During my recent trip to Hungary and Poland, I was able to gain firsthand impressions of those countries’ economic prospects and investment opportunities. For starters, their respective economic storiesbear many similarities.
A Shared Economic Trajectory
Both countries have enjoyed stable, decent growth rates after the Eurozone debt crisis in 2011, and then faced a mild slowdown last year, followed by a reacceleration in growth this year (Exhibit 1). Their similar growth patterns are, I think, no coincidence: The uptick they’ve experienced this year is partially due to the acceleration of economic growth in the Eurozone, their main trading partner.
There’s another factor that may explain their economic slowdown in 2016 and subsequent recovery this year. As members of the European Union (EU), Poland and Hungary are entitled to receive financial support once every several years as part of the EU’s effort to reduce regional disparities in income, wealth and opportunities among European nations. This support is delivered in the form of so-called Structural and Cohesion Funds, which are significant contributors to public investment—and hence to growth—in central and eastern Europe. In 2016, the delivery of those funds was stalled in the bureaucratic corridors of the European Commission, and Poland’s and Hungary’s governments; it takes time to approve various government projects that would put those funds to work toward economic expansion. Many of those funds were finally deployed this year and are adding to growth.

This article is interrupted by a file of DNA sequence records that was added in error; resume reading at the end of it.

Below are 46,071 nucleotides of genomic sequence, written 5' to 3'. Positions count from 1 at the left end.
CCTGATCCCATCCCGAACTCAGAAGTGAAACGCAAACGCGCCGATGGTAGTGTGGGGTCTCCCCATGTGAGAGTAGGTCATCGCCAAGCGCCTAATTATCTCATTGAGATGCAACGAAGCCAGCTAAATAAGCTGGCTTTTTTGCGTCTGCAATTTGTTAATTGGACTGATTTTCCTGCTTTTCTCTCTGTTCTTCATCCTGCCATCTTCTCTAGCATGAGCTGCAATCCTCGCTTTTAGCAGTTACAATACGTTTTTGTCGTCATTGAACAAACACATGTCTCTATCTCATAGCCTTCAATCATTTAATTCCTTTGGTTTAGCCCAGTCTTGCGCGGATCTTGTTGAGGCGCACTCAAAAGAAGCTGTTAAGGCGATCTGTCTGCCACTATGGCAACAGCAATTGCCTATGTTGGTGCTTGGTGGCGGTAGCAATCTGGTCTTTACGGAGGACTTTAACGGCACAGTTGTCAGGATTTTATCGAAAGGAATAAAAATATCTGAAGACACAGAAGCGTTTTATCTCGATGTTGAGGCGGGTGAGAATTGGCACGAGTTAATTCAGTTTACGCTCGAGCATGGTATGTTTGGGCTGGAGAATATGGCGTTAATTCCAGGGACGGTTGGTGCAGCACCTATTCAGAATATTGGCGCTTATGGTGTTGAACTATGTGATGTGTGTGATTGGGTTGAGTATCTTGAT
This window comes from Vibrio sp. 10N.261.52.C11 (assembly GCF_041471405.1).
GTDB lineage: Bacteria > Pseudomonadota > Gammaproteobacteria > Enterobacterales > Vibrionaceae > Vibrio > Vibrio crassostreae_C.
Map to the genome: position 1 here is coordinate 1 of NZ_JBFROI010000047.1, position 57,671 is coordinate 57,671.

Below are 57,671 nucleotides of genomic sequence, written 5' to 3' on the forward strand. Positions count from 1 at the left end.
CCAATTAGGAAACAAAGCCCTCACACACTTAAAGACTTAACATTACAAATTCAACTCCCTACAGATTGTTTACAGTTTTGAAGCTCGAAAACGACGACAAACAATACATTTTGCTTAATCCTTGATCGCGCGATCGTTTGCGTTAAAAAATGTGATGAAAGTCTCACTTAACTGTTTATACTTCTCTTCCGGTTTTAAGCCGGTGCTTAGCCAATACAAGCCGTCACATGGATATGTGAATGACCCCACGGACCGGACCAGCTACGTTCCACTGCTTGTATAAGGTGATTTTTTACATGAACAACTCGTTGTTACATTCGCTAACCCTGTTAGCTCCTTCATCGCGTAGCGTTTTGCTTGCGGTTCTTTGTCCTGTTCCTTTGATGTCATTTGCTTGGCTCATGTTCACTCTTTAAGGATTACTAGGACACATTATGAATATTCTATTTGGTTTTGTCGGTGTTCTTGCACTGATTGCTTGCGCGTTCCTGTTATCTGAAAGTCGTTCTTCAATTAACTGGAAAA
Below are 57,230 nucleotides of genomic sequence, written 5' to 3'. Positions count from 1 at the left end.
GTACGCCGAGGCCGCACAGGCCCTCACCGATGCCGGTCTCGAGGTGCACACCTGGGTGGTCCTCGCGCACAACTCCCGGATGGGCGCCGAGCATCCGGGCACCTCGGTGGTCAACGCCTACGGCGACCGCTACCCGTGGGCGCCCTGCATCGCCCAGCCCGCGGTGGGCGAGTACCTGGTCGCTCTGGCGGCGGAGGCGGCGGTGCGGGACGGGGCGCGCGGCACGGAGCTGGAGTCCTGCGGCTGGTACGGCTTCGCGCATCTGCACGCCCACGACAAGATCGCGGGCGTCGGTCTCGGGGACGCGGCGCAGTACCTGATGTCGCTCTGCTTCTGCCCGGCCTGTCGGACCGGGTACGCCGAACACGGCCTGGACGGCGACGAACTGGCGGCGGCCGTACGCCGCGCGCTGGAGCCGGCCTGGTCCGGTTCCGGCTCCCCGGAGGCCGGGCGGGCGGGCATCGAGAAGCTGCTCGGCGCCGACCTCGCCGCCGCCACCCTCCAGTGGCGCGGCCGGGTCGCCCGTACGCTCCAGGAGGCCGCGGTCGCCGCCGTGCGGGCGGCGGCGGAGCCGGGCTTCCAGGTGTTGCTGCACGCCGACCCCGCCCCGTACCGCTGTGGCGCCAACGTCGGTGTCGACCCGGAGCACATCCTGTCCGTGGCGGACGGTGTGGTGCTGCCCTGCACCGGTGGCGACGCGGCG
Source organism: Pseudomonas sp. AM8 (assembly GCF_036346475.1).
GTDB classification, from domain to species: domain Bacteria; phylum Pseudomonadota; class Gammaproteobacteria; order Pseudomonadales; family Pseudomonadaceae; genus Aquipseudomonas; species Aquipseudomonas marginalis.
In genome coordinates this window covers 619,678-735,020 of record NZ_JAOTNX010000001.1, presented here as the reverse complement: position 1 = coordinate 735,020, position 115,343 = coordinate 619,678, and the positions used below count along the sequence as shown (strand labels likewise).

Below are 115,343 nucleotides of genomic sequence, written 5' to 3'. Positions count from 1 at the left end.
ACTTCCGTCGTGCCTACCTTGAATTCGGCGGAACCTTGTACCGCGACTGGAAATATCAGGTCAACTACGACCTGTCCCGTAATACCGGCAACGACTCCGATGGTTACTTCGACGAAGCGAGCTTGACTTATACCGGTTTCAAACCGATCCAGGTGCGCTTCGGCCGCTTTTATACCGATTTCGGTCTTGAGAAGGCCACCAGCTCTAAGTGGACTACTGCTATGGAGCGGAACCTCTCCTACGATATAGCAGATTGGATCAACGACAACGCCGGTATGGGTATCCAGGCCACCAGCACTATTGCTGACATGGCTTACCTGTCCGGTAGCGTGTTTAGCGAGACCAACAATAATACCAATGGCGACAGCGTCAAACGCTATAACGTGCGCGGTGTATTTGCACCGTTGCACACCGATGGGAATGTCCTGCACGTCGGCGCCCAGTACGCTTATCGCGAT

Poland and Hungary have enjoyed economic growth in other respects, including consumption (which has been strong thanks to job creation and improving confidence); and years of decreasing unemployment, which was down to levels not seen since the early 2000s and has boosted disposable incomes. Poland’s and Hungary’s current-account surpluses—and their receipt of Structural and Cohesion funds—indicate a very favorable position in their balance of payments.
Divergent Inflation Trends
While recent economic growth in Poland and Hungary has been strong, inflation was “missing in action” for some time, much like in other countries throughout the world. But now those two countries appear to be diverging in that respect. In Poland, underlying (core) inflation was in negative territory in 2016. It turned positive this year and is trending upward but is still at low levels. There is still some slack in the Polish economy. Additionally, an influx of Ukrainian immigrants has increased the labor supply, kept wage pressures under control, and eased pressures in Poland’s labor market.